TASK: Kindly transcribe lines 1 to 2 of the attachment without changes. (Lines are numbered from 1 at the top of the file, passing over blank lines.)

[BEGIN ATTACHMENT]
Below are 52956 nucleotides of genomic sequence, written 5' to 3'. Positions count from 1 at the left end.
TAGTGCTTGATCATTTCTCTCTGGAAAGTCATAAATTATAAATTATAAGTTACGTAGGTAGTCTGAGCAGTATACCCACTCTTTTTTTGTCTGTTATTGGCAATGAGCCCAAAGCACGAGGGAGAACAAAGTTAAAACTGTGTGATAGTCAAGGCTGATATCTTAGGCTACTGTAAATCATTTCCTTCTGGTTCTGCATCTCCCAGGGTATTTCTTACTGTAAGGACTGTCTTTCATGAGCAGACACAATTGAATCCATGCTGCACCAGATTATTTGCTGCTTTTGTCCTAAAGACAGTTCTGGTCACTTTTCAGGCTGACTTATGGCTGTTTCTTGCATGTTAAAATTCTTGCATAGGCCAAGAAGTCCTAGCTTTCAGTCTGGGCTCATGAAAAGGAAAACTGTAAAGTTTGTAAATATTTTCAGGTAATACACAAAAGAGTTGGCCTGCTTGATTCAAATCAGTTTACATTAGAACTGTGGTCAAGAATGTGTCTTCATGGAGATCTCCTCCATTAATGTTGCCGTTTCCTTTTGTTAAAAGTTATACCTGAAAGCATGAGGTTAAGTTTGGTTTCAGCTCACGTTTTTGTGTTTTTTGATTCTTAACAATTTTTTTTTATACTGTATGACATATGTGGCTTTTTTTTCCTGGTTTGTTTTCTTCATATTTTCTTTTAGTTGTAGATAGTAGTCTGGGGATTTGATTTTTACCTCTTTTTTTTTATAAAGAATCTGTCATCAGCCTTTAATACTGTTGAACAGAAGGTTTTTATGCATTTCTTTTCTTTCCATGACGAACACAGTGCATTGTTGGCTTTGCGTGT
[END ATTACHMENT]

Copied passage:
Below are 52956 nucleotides of genomic sequence, written 5' to 3'. Positions count from 1 at the left end.
TAGTGCTTGATCATTTCTCTCTGGAAAGTCATAAATTATAAATTATAAGTTACGTAGGTAGTCTGAGCAGTATACCCACTCTTTTTTTGTCTGTTATTGGCAATGAGCCCAAAGCACGAGGGAGAACAAAGTTAAAACTGTGTGATAGTCAAGGCTGATATCTTAGGCTACTGTAAATCATTTCCTTCTGGTTCTGCATCTCCCAGGGTATTTCTTACTGTAAGGACTGTCTTTCATGAGCAGACACAATTGAATCCATGCTGCACCAGATTATTTGCTGCTTTTGTCCTAAAGACAGTTCTGGTCACTTTTCAGGCTGACTTATGGCTGTTTCTTGCATGTTAAAATTCTTGCATAGGCCAAGAAGTCCTAGCTTTCAGTCTGGGCTCATGAAAAGGAAAACTGTAAAGTTTGTAAATATTTTCAGGTAATACACAAAAGAGTTGGCCTGCTTGATTCAAATCAGTTTACATTAGAACTGTGGTCAAGAATGTGTCTTCATGGAGATCTCCTCCATTAATGTTGCCGTTTCCTTTTGTTAAAAGTTATACCTGAAAGCATGAGGTTAAGTTTGGTTTCAGCTCACGTTTTTGTGTTTTTTGATTCTTAACAATTTTTTTTTATACTGTATGACATATGTGGCTTTTTTTTCCTGGTTTGTTTTCTTCATATTTTCTTTTAGTTGTAGATAGTAGTCTGGGGATTTGATTTTTACCTCTTTTTTTTTATAAAGAATCTGTCATCAGCCTTTAATACTGTTGAACAGAAGGTTTTTATGCATTTCTTTTCTTTCCATGACGAACACAGTGCATTGTTGGCTTTGCGTGT